Palestinian President Mahmoud Abbas warned President Recep Tayyip Erdoğan in July that Turkey cannot contribute to peace in the Middle East without mending relations with Egypt — a key actor in the region for reaching a solution to the Israeli-Palestinian conflict.
Abbas visited Ankara amid a ground offensive by Israel in Gaza in mid-July and met with then-Prime Minister Erdoğan and then-President Abdullah Gül.
Abbas conveyed two messages to Erdoğan during his visit to Ankara, Sunday’s Zaman has learned. This was a month before Turkey’s presidential election on Aug. 10 in which Erdoğan was elected president.
The Palestinian president had raised two points with Erdoğan. One was on the need for Turkey to have a balanced relationship with Hamas, encouraging or pressuring them for reconciliation with leading Palestinian political party Fatah. Hamas was launching rocket attacks against Israel, which prompted the Israeli offensive.
During Abbas’s visit to Turkey, then-Foreign Minister Ahmet Davutoğlu spoke on the phone with Khaled Mashaal, the political leader of Hamas, informing him that Turkey’s talks with Abbas do not mean that Ankara is excluding Hamas.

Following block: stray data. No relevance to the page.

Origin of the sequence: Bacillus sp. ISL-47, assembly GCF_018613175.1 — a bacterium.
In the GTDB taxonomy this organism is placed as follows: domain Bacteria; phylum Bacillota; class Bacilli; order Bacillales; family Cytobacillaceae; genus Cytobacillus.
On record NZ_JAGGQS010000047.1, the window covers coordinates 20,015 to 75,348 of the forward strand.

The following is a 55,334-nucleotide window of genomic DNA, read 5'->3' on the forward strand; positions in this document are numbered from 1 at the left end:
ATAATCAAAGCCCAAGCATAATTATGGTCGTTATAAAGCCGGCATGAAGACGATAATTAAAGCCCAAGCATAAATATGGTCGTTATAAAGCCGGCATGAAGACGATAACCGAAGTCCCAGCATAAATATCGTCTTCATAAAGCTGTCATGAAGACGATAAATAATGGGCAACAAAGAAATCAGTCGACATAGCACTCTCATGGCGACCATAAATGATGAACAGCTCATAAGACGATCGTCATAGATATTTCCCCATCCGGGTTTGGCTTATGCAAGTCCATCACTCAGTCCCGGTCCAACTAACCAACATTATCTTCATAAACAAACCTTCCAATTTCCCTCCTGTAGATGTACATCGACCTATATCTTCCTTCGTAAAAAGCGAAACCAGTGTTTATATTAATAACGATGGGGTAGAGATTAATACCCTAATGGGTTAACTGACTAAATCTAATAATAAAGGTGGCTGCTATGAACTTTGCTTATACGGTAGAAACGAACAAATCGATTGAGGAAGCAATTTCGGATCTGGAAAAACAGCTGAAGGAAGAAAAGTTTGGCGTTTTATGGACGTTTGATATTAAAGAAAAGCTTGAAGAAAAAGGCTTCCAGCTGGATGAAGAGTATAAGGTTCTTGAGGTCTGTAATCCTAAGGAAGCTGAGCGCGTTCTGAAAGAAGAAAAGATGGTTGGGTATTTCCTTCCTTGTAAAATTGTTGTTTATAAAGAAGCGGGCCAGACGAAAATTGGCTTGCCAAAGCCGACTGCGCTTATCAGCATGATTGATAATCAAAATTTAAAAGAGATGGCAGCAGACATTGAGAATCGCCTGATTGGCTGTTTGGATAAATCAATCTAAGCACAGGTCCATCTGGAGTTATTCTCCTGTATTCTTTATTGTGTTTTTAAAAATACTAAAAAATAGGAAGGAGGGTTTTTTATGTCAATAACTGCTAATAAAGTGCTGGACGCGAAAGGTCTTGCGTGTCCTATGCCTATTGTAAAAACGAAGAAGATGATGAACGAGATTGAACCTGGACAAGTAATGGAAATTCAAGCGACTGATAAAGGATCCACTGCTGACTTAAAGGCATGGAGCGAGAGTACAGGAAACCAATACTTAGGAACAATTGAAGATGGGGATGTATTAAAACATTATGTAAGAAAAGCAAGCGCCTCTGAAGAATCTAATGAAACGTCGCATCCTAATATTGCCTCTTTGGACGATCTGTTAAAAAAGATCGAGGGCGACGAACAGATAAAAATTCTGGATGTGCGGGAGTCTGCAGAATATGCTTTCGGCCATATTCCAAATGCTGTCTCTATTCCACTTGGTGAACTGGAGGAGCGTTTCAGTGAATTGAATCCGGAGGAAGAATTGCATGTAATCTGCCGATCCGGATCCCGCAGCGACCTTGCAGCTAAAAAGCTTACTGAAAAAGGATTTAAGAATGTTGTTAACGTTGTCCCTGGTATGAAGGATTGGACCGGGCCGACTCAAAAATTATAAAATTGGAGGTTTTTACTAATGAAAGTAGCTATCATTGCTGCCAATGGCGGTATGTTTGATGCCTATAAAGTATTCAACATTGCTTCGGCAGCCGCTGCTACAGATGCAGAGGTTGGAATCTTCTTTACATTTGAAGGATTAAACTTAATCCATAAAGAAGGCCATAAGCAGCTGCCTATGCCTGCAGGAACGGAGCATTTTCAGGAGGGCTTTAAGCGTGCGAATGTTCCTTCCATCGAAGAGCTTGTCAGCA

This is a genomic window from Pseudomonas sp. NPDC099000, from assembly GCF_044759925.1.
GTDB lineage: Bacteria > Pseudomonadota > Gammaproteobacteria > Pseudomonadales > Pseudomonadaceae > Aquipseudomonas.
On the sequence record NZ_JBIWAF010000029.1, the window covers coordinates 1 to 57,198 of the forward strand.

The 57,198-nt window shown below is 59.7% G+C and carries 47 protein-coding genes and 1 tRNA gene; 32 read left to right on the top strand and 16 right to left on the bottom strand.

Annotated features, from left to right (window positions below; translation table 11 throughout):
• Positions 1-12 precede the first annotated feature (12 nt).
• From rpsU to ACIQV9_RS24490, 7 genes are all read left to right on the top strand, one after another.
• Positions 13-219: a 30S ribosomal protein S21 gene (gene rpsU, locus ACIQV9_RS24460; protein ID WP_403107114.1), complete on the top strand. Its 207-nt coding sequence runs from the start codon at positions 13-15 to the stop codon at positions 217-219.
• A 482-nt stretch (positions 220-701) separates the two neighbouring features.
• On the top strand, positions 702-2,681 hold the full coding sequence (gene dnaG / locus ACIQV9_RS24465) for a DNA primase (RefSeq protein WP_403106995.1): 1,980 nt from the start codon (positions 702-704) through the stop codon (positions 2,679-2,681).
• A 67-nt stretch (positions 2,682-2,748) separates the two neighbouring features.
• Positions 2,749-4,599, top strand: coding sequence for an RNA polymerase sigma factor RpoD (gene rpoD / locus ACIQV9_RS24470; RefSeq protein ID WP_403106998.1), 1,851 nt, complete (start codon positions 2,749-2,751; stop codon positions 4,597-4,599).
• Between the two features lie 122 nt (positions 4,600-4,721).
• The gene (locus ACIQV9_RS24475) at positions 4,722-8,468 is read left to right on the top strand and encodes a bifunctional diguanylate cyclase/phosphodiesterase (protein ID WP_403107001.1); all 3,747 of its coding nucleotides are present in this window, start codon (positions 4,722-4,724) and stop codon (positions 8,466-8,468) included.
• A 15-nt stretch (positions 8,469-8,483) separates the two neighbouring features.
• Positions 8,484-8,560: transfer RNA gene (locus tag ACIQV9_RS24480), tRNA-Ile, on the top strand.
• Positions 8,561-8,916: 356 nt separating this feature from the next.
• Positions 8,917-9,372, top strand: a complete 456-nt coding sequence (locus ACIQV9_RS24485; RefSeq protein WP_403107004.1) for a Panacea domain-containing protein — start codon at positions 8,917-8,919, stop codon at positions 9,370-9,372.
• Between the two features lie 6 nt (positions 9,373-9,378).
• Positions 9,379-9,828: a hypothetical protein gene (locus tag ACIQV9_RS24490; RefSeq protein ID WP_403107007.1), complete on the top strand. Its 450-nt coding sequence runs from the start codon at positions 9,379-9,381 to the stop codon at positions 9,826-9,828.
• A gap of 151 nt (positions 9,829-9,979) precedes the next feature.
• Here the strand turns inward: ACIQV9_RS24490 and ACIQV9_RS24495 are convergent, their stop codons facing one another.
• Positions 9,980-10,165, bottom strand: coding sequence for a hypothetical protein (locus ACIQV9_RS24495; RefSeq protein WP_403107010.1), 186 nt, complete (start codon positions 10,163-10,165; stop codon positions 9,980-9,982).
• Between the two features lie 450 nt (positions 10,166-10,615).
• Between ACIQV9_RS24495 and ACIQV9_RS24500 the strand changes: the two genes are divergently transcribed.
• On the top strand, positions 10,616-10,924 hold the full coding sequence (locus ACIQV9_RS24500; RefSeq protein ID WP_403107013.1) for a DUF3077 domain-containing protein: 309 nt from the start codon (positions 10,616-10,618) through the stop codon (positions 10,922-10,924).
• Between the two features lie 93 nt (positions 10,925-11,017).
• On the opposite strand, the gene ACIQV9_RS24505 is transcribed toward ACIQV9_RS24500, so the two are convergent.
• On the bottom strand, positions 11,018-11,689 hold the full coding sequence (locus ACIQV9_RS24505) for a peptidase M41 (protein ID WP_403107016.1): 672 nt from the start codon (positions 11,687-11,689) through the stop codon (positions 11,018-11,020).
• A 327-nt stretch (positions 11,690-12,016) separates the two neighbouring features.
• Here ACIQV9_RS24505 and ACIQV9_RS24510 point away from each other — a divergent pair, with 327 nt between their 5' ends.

The ruling Justice and Development Party (AK Party) has close ties with the Hamas leadership that controls Gaza.
The second point raised by Abbas was on Egypt. Abbas told Erdoğan that without Egypt, Turkey cannot influence the Arab world and that Egypt is key to finding a solution to the Palestinian issue.
President Erdoğan has been criticizing Egypt’s former military leader and current president, Abdel Fattah al-Sisi, at every chance since the 2013 ouster of Egypt’s first elected president, Mohammed Morsi, a politician from the Muslim Brotherhood.
Turkey’s refusal to accept Morsi’s ouster prompted the new Egyptian leadership to cut ties with Ankara and expel the Turkish ambassador from Cairo. Ankara responded in kind by declaring Egypt’s ambassador to Turkey persona non grata.
According to a diplomatic source speaking to Sunday’s Zaman on condition of anonymity, Erdoğan had promised to stop criticizing Egypt, but the promise was short-lived and he kept up his heavy criticism of Sisi and the international community that maintained a relationship with Sisi.